Many people are vaguely aware of the concepts of child support and child custody. However, very few know the details of these arrangements and the ways in which they go together. Support and custody are inextricably linked, as they are two ways in which parents contribute to their children’s upbringing.

If you are navigating child support or child custody, either as the result of a divorce or in an unrelated scenario, it is imperative that you understand how the two affect one another.

What Is Child Custody?

Child custody is the time and effort that a parent spends raising a child. The law splits child custody into two main categories: physical and legal.

Physical custody is the type of custody that most people understand. This is the time spent as the guardian of the child. A parent with physical custody is responsible for:

  • Providing food and shelter
  • Ensuring that the child is well rested and practices hygiene
  • Offering emotional support

Legal custody involves a parent’s ability to make major decisions for the child. These mainly involve health and medical care.

It is possible for a parent to have legal custody without having physical custody. Others may have physical custody without having legal custody. Many parents have both.

Child Custody Arrangements

The schedule that you and your family develop is up to your needs and discretion. However, the court will assign a general arrangement that outlines how much time the child is to spend with each parent. Potential arrangements include:

  • Shared Custody: This is an arrangement in which the child spends equal or nearly equal amounts of time with each parent.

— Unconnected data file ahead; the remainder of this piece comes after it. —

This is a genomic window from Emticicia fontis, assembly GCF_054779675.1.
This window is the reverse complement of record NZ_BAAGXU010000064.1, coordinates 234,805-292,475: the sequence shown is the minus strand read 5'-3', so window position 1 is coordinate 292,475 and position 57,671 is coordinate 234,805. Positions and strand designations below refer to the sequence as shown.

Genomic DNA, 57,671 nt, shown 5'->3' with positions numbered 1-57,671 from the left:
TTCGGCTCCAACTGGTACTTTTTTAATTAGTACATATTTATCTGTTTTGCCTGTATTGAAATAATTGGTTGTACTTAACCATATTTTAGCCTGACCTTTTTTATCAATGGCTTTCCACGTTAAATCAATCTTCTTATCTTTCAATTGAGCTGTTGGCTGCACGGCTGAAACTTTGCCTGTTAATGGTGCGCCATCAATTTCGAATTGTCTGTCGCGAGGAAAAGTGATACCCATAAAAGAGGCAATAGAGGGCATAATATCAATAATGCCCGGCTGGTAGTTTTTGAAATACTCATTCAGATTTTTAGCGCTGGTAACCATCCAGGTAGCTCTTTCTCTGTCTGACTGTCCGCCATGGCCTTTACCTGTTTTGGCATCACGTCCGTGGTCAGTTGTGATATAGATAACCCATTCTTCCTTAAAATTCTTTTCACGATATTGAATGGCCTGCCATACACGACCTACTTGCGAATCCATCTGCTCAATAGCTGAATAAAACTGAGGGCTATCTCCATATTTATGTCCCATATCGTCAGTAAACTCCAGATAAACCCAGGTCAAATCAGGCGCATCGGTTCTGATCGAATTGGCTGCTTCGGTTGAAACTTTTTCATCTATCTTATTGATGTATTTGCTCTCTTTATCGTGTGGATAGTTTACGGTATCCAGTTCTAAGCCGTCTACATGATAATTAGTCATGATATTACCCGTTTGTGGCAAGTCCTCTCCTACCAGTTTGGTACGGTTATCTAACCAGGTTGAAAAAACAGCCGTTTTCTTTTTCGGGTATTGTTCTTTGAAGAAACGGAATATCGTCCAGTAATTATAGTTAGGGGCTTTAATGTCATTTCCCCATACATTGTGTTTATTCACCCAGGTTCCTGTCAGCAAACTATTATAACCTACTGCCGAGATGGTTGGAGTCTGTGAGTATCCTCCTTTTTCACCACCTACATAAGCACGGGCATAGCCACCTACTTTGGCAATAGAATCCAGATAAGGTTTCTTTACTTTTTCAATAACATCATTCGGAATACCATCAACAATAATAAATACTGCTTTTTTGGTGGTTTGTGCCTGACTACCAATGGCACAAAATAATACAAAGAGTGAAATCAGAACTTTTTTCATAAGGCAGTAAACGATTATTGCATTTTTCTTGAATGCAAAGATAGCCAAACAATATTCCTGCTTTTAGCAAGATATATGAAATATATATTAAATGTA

• Partial Custody: This is a situation where one parent has most of the custody, but the other parent has a minor share of custody on a regular basis.
  • Visitation: One parent has nearly all of the custody rights over the child. However, the other parent has the right to spend time with the child for a certain number of hours per month.
  • Sole Custody: In this arrangement, only one parent has custody, and the other parent does not have any parental rights over their child.

The court will assign one of the above for co-parents to follow. Within these restrictions, parents can decide which days or weeks work for them.

Child Support

The law requires that both of a child’s parents be equally involved in the child’s upbringing. Of course, this does not always mean physical involvement. In some cases, a parent is unfit or unable to spend physical time raising or caring for the child. In other cases, a parent has only a minority share of custody.

To make these situations more equitable, the court may require a parent to pay child support. This is often done to make up for their minor portion of custody. It is also intended to make their contribution more even with the child’s other parent’s contribution.

In some situations, a parent may be asked to pay child support even if they have equal custody. This is appropriate when one parent makes a larger income than the other, as the state requires the proportion of each individual’s income to be approximately equal.